Costa is a company in a quandary. After the disastrous loss of the Costa Concordia and a nose dive in profits, the line still seems to be in a state of flux. Not all of the ripples in the whirlpool have settled yet, and that is putting it mildly.
In the wake of this awful event, I was curious to see the company in action, and to record my impressions. Costa seemed less keen. They were not prepared to entertain the idea of a press trip. I booked anyway, and flew out to Venice to board the 114,000 ton Costa Favolosa, introduced as recently as July 2011.
The Favolosa is the almost identical twin sister of the late Concordia, so no better place to gain a feel for how things are now. As big ships go, she is quite beautiful, with the single, black and yellow stack really making her quite distinctive. But appearances are one thing, and delivery is another.
This brings me neatly to the lifeboat drill, which took place prior to leaving Venice. Costa have come up with the good idea of leaving a red, plastic card in your cabin- not unlike your cruise swipe card- that has to be handed in at the start of the drill. These are checked off, and properly. Those not attending were made to come to a make up drill next day. So far, so good.
All passengers are assembled, with life jackets, at their outside muster stations. All 3,500 of them. And this is where Costa, like many other cruise lines, run up against a brick wall. Or, more accurately, a wall of sound.
On these multi- lingual ships, every instruction had to be repeated in each of seven languages. Sadly, the passengers around me babbled and clowned about to such an extent that I was unable to hear any of them, in any lingo. They were completely and utterly blase and uninterested in any aspect of the drill.
I was stunned. This was not just any ship, but the TWIN SISTER of the Concordia. It had all only happened only five months ago. Yet here they were, flippant and unfazed. Amazing.
Of course, all of this will be familiar to most passengers embarking on mega ships anywhere in the world. Quite what can be done about such attitudes is difficult to tell. Far as I could see, Costa made the best job of it that they possibly could.
Then, a little bit of karma. As the Favolosa got under way and loomed out of Guidecca, the ship tilted briefly as thousands of passengers thronged to rubber neck at Piazza San Marco. There seemed to be one sharp, nervous intake of breath for a moment. It served to concentrate minds quite wonderfully, if only for a few seconds. Then we were passing the Doge’s Palace, and moving towards the open sea.
What followed can aptly be described as ‘twenty thousand sales pitches above the sea’. Costa filled the Favolosa by offering rock bottom prices, and then hanging price tags on everything on board. The low point had to be a ‘display’ of massages, complete with models draped across massage tables ,held in the atrium lobby during cocktail hour. The usual, excellent cocktail musicians were shooed aside for this grub-a-thon, while the cruise director shrieked for ‘applausa!’ from the stunned throng standing around.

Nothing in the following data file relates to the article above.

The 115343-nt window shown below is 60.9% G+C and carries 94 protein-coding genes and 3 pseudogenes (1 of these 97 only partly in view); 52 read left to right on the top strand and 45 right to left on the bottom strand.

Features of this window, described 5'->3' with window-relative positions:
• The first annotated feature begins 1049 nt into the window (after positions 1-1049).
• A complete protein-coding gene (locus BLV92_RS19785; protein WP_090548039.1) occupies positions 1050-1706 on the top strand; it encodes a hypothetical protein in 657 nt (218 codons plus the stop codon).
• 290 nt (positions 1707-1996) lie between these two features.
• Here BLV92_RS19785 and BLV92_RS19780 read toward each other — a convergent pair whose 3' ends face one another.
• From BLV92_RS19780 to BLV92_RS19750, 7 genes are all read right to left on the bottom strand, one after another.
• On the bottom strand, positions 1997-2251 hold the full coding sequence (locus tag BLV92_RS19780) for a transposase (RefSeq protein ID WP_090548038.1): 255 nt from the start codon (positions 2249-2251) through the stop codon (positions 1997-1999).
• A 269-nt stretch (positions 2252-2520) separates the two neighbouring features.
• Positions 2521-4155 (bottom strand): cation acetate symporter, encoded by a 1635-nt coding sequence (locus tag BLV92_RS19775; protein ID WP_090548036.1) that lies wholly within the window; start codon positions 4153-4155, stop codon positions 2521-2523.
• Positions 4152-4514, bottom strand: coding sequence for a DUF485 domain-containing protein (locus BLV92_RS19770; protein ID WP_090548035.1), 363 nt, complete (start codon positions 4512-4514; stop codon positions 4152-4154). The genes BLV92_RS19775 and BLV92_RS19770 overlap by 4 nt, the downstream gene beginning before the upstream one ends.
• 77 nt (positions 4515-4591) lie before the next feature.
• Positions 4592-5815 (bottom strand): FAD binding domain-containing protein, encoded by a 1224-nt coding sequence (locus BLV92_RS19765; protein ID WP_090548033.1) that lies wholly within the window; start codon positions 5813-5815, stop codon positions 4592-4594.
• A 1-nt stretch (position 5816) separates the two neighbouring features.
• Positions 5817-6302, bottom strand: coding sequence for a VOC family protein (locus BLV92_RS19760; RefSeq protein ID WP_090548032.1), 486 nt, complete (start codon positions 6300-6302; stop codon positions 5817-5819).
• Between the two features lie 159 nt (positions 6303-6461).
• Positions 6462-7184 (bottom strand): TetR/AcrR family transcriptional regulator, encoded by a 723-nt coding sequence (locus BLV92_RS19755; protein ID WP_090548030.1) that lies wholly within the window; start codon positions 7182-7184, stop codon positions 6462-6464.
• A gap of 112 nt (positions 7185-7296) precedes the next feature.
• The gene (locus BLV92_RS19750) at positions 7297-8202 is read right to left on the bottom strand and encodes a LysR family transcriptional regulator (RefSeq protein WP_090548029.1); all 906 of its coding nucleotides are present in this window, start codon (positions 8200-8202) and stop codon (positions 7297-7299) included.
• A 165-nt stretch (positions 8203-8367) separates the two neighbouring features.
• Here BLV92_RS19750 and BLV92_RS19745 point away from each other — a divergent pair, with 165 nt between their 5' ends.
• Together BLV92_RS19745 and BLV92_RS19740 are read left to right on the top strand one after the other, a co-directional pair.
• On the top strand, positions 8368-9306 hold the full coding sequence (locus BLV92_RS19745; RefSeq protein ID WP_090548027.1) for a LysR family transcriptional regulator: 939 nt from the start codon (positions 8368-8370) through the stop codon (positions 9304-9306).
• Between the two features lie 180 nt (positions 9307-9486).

I don’t know what this did for spa sales, but I do know that it emptied the very full bar quicker than a Justin Bieber tribute act would have done. I have never seen anything so puerile in more than thirty years at sea.
Cruise wise, we had wonderful weather, and the ship was always big enough that you could find somewhere quiet. Food was average to good at best, with poor quality cuts of meat and- incredibly for an Italian ship- lack lustre fruit.
Service was all over the place, from some exemplary South American bar and waiting staff, to plain sloppy. Drinks would arrive not properly dressed, and sometimes without place mats. When these did arrive, they were small, thin and useless- an obvious, and totally self defeating, cost cut.
On the other hand, there was more than enough entertainment to keep everybody diverted and amused; a key consideration on a week long trip.
Physically, the Costa Favolosa is fantastic; a floating theme park full of enough whimsical charm to leave you wide eyed with wonder. And that’s all well and fine. But when you are falling down on product delivery in other crucial key areas, it is only a matter of time before some tipping point is reached- pun wholly unintentional- and you decide that the glitter can no longer outshine the grime.
So yes, on the whole I enjoyed my week. But if Costa is to regain it’s pre-eminence as a product, it needs to look long and hard at just what is a practical economy, and what will cost them far more than it ultimately saves. Time alone will tell.
This article is reposted in view of the charges outlined against Francesco Schettino and his officers in relation to the tragic loss of the Costa Concordia.